This paper examines the distributional and efficiency impacts of public debt consolidation financed through a carbon tax employing a dynamic general-equilibrium model with overlapping generations of the U.S. economy. The numerical model features government taxes and spending and a multi-sectoral production structure including intermediate production, specific detail on the energy sector both in terms of primary energy carriers and energy-intensive industries, and sector- and fuel-specific carbon inputs. In contrast to revenue-neutral carbon tax swaps, using the carbon revenue for deficit reduction implies a relaxation of future public budgets as debt repayment results in lower future interest obligations. While intergenerational welfare impacts depend importantly on what tax recycling instrument is used, we find that combining public debt consolidation with a carbon policy entails the possibility of sustained welfare gains for future generations. If social discount rates are sufficiently low or if social preferences exhibit a large aversion with respect to intergenerational inequality, combining fiscal consolidation and climate policy may offer the chance for societal gains even without considering potential benefits from averted climate change.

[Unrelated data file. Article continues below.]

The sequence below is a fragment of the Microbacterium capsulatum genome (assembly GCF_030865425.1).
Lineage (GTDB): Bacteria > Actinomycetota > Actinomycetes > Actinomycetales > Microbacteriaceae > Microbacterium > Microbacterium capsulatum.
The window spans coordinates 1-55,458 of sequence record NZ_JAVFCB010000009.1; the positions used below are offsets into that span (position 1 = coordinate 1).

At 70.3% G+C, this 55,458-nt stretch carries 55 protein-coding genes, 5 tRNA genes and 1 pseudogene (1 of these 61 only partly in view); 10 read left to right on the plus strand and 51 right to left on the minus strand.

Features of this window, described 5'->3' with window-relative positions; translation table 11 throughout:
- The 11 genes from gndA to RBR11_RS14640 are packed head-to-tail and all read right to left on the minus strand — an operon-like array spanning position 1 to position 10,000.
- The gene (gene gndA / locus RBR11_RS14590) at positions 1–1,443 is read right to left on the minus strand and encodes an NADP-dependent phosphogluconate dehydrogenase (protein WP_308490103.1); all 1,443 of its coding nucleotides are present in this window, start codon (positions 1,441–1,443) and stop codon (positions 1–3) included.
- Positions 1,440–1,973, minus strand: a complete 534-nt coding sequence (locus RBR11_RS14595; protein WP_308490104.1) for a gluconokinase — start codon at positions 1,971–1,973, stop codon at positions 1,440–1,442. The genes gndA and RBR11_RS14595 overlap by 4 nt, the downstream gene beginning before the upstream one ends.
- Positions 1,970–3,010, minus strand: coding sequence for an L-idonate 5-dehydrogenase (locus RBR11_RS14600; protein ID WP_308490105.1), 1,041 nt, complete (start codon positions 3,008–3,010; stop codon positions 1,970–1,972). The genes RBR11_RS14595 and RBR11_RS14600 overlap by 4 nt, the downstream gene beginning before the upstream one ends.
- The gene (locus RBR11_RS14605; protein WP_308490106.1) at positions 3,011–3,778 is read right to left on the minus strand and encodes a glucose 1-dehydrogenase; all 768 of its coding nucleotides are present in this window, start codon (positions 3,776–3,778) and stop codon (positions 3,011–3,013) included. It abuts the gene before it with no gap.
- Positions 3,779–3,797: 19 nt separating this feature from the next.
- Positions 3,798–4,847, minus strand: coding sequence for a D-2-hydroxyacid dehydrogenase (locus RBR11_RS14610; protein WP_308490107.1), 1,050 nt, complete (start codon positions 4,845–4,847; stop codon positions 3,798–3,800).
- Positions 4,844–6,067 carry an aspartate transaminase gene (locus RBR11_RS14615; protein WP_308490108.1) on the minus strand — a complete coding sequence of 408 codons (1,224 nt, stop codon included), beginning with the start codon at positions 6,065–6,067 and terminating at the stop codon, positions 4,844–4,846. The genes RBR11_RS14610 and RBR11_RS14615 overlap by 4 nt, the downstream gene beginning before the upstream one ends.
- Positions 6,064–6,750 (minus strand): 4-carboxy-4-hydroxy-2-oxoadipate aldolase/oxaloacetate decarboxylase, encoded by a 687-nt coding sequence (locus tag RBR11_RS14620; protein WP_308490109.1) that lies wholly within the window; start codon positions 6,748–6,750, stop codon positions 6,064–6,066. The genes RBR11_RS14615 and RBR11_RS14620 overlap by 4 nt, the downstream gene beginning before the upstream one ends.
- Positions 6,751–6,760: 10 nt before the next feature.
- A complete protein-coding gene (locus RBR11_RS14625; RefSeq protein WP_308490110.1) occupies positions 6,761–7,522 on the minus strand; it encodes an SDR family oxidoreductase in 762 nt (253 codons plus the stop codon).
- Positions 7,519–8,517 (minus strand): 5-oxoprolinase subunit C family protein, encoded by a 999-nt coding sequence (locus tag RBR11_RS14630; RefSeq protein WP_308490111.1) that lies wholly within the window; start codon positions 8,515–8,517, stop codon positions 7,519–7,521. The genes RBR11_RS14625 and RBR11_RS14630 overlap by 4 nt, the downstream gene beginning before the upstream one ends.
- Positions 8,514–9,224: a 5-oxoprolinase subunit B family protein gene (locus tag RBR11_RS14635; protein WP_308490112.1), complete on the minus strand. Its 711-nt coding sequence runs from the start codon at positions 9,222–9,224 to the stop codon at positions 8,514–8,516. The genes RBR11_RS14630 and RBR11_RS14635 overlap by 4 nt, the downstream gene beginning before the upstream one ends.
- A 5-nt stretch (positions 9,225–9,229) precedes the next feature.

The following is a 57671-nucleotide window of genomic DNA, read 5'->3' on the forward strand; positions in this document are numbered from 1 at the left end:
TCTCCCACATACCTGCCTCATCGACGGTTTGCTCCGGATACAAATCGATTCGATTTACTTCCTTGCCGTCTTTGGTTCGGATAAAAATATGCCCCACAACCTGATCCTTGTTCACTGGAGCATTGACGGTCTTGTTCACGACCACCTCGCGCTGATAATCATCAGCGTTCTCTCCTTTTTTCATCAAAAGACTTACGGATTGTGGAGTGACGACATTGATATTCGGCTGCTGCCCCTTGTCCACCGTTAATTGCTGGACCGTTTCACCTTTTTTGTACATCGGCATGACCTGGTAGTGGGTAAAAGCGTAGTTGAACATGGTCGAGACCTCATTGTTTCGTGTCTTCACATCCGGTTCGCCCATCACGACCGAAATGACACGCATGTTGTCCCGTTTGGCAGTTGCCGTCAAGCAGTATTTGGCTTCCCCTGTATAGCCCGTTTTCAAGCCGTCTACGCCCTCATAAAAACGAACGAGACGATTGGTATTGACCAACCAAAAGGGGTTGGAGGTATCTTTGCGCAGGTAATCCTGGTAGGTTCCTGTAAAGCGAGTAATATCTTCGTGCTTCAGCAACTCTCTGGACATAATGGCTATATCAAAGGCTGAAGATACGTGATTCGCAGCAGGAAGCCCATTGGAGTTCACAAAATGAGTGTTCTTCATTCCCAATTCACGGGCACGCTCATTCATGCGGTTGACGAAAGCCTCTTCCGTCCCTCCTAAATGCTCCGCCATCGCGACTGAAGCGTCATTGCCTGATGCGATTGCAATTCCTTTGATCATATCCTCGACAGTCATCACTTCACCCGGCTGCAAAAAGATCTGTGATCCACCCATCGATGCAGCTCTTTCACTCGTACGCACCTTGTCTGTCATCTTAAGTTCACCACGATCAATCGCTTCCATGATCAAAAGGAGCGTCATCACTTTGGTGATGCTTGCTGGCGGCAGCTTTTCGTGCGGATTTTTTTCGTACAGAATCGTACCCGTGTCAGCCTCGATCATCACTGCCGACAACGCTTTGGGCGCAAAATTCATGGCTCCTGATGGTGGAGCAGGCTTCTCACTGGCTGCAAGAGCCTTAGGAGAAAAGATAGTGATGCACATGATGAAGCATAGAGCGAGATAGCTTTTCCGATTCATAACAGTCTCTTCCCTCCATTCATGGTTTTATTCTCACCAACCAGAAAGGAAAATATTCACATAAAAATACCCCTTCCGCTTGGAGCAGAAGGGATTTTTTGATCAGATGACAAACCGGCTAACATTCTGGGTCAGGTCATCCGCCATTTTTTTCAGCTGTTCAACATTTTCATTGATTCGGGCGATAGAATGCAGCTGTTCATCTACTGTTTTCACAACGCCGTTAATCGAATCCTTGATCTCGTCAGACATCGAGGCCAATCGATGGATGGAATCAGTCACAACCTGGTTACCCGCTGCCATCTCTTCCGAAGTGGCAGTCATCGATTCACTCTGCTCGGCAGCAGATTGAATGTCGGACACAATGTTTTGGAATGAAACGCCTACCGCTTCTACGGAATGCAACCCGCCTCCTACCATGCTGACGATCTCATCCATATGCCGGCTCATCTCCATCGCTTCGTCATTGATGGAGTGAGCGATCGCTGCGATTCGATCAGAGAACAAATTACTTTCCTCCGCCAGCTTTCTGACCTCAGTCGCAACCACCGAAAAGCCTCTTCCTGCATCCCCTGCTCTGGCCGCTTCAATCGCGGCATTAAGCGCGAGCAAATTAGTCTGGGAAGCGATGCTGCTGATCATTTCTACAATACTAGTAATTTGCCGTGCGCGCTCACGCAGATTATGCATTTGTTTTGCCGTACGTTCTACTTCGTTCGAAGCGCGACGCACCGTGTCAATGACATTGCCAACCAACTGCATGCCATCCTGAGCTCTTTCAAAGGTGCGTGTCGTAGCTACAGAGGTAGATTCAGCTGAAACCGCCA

Climate policy; Fiscal policy; Deficit reduction; Carbon tax; Overlapping generations